The Unspeakable Language of Dancers
By David Rosenberg
Posted Tuesday, Aug. 6, 2013, at 1:11 PM
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Photographer Nir Arieli readily admits he can’t dance. And he isn’t a choreographer, either.
Fortunately, his cousin is a dancer who went to the Juilliard School and introduced Arieli to some of his friends. Arieli at the time was studying at the School of Visual Arts and started to take advantage of the Juilliard connection by photographing some of the dancers.
The result of the collaboration became a series of multiple-exposure images mostly shot with natural light in the hallways and dance studios of Juilliard that Arieli titled “Tension.”
“Dancers bring much more to the table,” Arieli explained about working with the students. “They know how to perform, they love the camera, and they are good at being collaborators.”
Arieli sees his photographic process similar to one of a sculptor. “I’m a very controlled kind of photographer. Usually I sculpt things slowly and know what I’m going to get.”
For “Tension,” however, Arieli had to let go of some of that control partly due to his inability to speak a dancer’s language and to allow a more organic process to unfold. “I would come to the set, meet the dancer, and we would start working. Because I’m not a dancer or choreographer and my vocabulary was limited, I would give them the feelings I would want to have in the movement language—really abstract descriptions—[the dancers] are not just really good performers; they are also really smart and trained in taking words and turning them into physical form,” Arieli said.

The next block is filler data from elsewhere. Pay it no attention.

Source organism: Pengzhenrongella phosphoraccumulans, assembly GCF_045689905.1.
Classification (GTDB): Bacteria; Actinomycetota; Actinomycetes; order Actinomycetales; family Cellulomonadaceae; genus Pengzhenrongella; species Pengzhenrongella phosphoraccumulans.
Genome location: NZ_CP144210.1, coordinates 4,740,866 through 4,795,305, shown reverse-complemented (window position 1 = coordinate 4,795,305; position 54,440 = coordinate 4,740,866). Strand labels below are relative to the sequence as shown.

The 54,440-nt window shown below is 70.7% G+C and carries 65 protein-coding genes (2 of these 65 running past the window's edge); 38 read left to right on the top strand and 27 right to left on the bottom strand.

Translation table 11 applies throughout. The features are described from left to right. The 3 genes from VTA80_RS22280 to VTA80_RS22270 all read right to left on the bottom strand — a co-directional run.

Arieli would spend no more than an hour shooting each dancer before heading home to look at the results. From there he would begin a laborious process of layering the images over one another, working on a type of puzzle until all the pieces fit together perfectly.
The layering effect also created the soft color palate found in the backgrounds of the images in “Tension.” was All images were shot against the gray floor or white walls of the Juilliard studios, and a slight tint of color picked up during the shoot would intensify the more Arieli layered the images.
As a teenager growing up in Israel, Arieli knew he wanted to be an artist, but he found himself searching for the best medium in which to work—until he picked up his first digital camera. “Digital allowed me to learn really fast; I could see what I was making,” Arieli said.
Arieli struggled to find his niche during his mandatory stint in the Israeli army until he got a gig shooting photos for the military magazine Bamahane. “That was my technical school,” Arieli said. “Every day I was sent to do another assignment, and I was able to see the whole military fromm the air, the water, the desert; it was a very intense and diverse experience.”
He came away from the experience realizing he didn’t want to be a photojournalist and wasn’t “attracted to chasing after my photo.”
Describing how he changed his artistic style, Arieli says, “ ‘Tension’ was the first project I came to completely clueless. I never sketched the final image because I really wanted to get all the possible options … It was much less about a narrative; it’s about an atmosphere, the dancers’ interpretations to the language I’m asking them to speak.”